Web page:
Still in moth mode, I was scanning the weeds, shrubs, tree bark, flowers, and just about anything else that may have a moth resting on it, when I was immediately drawn to this cute little devil on a daisy! Meet the Flower Weevil (Odontocorynus umbellae)!
I took several pictures because I just couldn't quit observing him. He was so flippin' adorable and such a little busy body. I found some interesting information about him in the Kaufman Field Guide to Insects of North America (the ultimate resource if you are one of those bug people)! The weevil is in the family Curculionidae (true weevils). This particular family is recognized by its elbowed and clubbed antennae. You can clearly see this very distinct antenna on the very long snout of this insect. The antennae would constantly move and touch everything, acting as a receptors, relaying important information about the immediate environment. He was quite interesting to watch and so tiny! My macro lens was the only way I could really view him in detail!
There are several thousand different species of weevils worldwide, and they are all plant eaters. Certain weevils will feed exclusively on specific plants, and some weevils can be very damaging. The boll weevil, for example, is responsible for causing millions of dollars of damage to cotton crops every year. I couldn't find anywhere that said the flower weevil is considered a pest or harmful. They are just happy to feed on the sugar-rich liquids found in a variety of flowers, including many daisies and sunflowers.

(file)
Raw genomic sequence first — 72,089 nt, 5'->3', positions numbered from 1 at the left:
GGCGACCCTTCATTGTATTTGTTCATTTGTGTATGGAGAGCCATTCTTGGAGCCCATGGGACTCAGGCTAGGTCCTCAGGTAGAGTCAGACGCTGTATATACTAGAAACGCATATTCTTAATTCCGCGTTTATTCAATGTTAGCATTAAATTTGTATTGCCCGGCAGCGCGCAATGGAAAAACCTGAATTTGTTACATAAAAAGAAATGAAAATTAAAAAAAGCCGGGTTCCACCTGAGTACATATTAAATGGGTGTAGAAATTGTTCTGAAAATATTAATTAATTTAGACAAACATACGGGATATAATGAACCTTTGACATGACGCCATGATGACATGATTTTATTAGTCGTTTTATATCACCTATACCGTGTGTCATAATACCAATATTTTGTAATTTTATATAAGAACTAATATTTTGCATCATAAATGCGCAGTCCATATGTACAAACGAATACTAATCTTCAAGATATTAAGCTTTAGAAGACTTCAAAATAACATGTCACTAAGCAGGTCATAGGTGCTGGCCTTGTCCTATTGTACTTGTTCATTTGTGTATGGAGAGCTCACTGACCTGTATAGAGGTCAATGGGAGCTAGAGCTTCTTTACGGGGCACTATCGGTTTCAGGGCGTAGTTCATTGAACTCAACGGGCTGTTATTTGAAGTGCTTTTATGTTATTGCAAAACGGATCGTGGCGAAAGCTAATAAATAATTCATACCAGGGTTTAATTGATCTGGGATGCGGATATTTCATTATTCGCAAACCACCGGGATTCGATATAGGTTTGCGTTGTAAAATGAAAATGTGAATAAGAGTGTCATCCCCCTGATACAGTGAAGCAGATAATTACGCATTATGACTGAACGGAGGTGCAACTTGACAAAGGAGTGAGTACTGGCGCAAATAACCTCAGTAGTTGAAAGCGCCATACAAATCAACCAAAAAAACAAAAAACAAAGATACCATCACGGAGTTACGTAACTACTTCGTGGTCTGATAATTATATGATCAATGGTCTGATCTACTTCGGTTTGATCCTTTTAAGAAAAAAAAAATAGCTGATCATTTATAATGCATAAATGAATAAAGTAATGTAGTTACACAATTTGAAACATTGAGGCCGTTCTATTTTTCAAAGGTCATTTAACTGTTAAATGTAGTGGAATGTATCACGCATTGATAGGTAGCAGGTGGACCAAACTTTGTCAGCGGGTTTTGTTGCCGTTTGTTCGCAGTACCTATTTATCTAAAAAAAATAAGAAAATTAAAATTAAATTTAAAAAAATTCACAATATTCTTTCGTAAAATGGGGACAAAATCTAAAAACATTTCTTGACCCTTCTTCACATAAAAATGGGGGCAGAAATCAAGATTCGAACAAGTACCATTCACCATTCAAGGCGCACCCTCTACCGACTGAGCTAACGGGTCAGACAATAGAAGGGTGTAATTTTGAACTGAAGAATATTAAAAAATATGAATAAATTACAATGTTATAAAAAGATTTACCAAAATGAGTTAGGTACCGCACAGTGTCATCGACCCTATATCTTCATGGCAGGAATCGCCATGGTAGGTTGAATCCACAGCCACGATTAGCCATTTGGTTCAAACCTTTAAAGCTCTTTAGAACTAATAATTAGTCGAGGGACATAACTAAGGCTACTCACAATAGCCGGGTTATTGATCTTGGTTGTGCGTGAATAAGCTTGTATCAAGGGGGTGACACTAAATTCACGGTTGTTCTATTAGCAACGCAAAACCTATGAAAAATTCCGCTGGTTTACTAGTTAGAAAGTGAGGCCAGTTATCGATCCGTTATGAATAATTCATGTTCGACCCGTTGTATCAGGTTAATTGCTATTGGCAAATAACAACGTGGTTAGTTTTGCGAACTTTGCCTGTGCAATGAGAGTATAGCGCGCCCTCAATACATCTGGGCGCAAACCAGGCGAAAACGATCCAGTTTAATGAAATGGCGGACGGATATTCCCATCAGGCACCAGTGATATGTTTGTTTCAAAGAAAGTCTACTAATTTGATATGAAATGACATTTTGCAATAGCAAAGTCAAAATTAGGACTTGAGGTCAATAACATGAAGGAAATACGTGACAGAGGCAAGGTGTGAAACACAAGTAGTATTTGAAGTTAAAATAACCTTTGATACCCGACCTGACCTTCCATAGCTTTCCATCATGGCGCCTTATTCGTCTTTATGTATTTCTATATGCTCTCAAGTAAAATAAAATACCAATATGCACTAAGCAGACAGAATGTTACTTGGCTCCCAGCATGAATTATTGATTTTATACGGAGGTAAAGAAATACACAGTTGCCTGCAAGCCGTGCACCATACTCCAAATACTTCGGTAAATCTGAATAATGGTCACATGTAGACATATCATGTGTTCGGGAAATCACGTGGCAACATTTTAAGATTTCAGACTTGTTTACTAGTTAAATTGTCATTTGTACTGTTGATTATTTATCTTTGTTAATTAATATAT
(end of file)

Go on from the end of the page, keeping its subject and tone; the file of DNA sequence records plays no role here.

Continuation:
The next few pictures are of different angles as he continued to go around and around the center of this daisy feeding on the pollen and nectar. Yea, I took a lot of pictures of this winsome little weevil!
This little guy would bury his snout (actually called a rostrum) way down into the flower. Here you can see he is eyeball-deep in the lush, succulent sweetness of this pretty daisy.
It is important to move as slowly and stealthily as possible when photographing insects (or any wildlife for that matter) so as not to be intimidating or threatening. I must have been doing a great job of not being noticed because I spent about 10 minutes taking pictures. BUT, suddenly the tiny insect actually looked up at me and immediately fell over on his side...seriously just collapsed against the white petal and wouldn't move a muscle! I actually bent over him and asked him if he was playing dead! Well, I was not imagining things! The Kaufman Field Guide states that the weevil will play dead whenever he feels it is necessary! As I continued to watch his "fake death" for a few seconds, he lifted his head as if to see if the coast was clear, saw me again, and once again resumed his corpse-like pose! Take a look at the final picture...it is the old "weevil playing dead" trick! So flippin' awesome! I love nature!